TR: I do tend to agree with him.

FB: And if these seem at all Dadaist or surreal, they are actual reality.

Fay Ballard; Courtesy of the artist and Eleven Spitalfields Gallery


TR: When I first got the invite for the show with the flipper on it, and I spent a good while thinking "is that a cowled figure?"

FB: People have said that to me! I know! And I I think well maybe that’s my mother? The faceless mother?

TR: And then after a while I saw it was a flipper and wondered—is it The Drowned World? Each of these pictures, from the perspective of Ballard’s fiction, have so much resonance as well. It’s like you’re unpacking a world that just existed in his head.

FB: Yes, and of course this world was the visible world around him in the house.

TR: That’s a wonderful idea—that something so expansive in the books can come out of something so everyday. Do you think, as you were saying that we choose our objects and then we jettison some of them, that your preservation of them was a goodbye to them at the same time?

FB: No I think it’s more a hello, actually! Hello, and who are you? And welcome back, I need to get to know you. I haven’t seen you for a very long time, or I’ve never seen you, and I need to get to know you, and therefore I need to scrutinise you, and I’m going to put my own emotions—I’m going to project them into the work. And then I end up with the complete object. Which is a mixture of my projected emotion and the forensic observation of the real object on the table. Then they’re completed: then they become complete objects. And that’s where appropriation happens, too—because then I own them.

TR: The rest of your work almost aims towards a very vivid realism with colour, but why no colour in these?

FB: I wanted to interrogate the object with a pencil. A sharp pencil. A little bit like a scalpel. I didn’t want the colour to detract, I don’t think from the—it sounds odd—but from the seriousness of the subject. I wanted that austerity. Take the cookbook. If I’d given the dirty cover browns and yellow ochres I think it would have become too beautiful. Too decorative. I needed the plainness. The directness.

TR: And where things have started to deteriorate, you’ve made drawing the dirt as important as the object itself.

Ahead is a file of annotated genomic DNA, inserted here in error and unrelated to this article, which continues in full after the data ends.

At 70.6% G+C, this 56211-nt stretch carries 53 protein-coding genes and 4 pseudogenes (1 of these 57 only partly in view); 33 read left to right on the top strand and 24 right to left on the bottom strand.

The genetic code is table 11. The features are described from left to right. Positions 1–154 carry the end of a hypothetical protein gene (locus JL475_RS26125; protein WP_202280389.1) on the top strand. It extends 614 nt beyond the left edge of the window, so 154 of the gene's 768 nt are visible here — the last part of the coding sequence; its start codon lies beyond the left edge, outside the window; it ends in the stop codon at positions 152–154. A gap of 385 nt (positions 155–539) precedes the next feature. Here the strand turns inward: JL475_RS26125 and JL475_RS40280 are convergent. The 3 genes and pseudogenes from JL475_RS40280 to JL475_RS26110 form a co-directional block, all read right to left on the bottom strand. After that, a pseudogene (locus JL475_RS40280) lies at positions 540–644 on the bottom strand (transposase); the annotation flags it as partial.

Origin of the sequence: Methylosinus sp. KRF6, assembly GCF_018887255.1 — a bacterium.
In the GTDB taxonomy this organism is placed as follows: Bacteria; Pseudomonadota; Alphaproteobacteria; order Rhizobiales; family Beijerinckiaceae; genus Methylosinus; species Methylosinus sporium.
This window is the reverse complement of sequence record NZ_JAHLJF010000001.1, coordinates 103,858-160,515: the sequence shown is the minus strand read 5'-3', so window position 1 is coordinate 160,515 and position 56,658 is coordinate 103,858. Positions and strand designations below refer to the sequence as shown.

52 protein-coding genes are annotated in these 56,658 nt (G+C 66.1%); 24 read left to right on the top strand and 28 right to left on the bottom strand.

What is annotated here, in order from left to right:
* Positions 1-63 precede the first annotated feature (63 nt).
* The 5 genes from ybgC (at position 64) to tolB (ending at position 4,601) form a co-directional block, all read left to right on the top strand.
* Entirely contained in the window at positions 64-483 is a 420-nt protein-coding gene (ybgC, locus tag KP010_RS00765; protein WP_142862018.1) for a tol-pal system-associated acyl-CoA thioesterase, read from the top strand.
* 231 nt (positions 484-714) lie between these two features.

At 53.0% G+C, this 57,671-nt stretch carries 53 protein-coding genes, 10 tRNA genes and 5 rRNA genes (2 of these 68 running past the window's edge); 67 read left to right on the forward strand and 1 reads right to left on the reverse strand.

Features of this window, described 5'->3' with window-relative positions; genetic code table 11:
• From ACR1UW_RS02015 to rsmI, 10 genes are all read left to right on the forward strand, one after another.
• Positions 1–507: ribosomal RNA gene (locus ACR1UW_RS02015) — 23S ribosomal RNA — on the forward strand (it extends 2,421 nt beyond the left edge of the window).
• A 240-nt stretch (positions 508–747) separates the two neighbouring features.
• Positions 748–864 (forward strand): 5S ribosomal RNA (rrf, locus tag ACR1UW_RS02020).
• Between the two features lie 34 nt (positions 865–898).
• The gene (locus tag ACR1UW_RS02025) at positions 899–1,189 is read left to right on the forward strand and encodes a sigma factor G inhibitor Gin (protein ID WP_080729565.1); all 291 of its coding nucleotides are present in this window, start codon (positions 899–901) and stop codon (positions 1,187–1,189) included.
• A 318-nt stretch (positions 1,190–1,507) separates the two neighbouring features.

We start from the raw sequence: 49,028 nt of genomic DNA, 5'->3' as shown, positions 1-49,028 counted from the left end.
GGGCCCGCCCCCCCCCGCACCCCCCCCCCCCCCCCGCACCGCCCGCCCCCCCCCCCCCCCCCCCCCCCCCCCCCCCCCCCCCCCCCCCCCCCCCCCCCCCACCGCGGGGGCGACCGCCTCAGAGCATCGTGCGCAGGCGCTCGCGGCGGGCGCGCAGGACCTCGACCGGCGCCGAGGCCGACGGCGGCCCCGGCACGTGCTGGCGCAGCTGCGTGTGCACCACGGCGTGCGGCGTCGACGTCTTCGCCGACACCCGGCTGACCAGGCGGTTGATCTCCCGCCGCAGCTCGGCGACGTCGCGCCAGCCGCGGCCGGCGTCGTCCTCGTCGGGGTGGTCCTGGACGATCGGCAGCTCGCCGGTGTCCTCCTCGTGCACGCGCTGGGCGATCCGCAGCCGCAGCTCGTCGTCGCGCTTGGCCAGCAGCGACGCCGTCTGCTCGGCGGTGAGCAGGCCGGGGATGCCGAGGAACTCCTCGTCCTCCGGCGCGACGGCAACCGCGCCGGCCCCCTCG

FB: The dust which I draw—the dust on the flipper is a bit like fine lacework. And that’s what I draw, because I see beauty in that dust. It’s not dirty to me, or something to be ashamed of. It’s the accumulation of years and years of living—of a life lived. And therefore I suppose I’m trying to record it, but it’s more than recording. It’s more like commemorating it. And then I wonder, maybe the pictures are also tombstones, almost little monuments to my parents, monuments to my father, to my mother, where I’m carving out all these precious details. But the dust is the past. The dust equals the past of it. I mean I haven’t touched the dust on the lemon or the flipper.

TR: You still have the lemon?

FB: Oh yeah! [laughter]                                           

TR: Brilliant

FB: I know! The lemon is, I think, fourty-four years old! But what is the lemon? What is it really? I mean clearly it's a lemon. But what else is it? What is it? It’s so much more.

TR: Thinking about the idea of physical change, of deterioration, you have something that gets so small that it can’t get any smaller. It’s hardened into its final form—frozen.

FB: And day to day—you can’t monitor that change. It’s over this grand period of time… and then it becomes timeless. I’m thinking it’s not frozen in time, it’s timeless. In a timeless zone. He was doing what he said to me about the pyramids. He was beating time.  


Thogdin Ripley


ArtSlant would like to thank Fay Ballard for her assistance in making this interview possible.